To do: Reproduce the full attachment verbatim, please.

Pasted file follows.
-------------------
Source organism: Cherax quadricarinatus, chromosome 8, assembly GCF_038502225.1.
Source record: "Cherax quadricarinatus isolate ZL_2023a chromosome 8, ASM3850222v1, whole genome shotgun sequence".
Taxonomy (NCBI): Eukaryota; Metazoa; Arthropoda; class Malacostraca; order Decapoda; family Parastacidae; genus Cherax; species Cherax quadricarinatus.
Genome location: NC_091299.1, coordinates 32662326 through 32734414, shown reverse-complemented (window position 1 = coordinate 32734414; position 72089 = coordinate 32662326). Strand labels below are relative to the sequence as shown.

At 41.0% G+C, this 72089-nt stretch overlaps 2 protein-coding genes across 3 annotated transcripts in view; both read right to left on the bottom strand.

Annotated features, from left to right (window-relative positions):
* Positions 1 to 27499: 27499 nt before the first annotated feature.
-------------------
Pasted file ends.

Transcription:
Source organism: Cherax quadricarinatus, chromosome 8, assembly GCF_038502225.1.
Source record: "Cherax quadricarinatus isolate ZL_2023a chromosome 8, ASM3850222v1, whole genome shotgun sequence".
Taxonomy (NCBI): Eukaryota; Metazoa; Arthropoda; class Malacostraca; order Decapoda; family Parastacidae; genus Cherax; species Cherax quadricarinatus.
Genome location: NC_091299.1, coordinates 32662326 through 32734414, shown reverse-complemented (window position 1 = coordinate 32734414; position 72089 = coordinate 32662326). Strand labels below are relative to the sequence as shown.

At 41.0% G+C, this 72089-nt stretch overlaps 2 protein-coding genes across 3 annotated transcripts in view; both read right to left on the bottom strand.

Annotated features, from left to right (window-relative positions):
* Positions 1 to 27499: 27499 nt before the first annotated feature.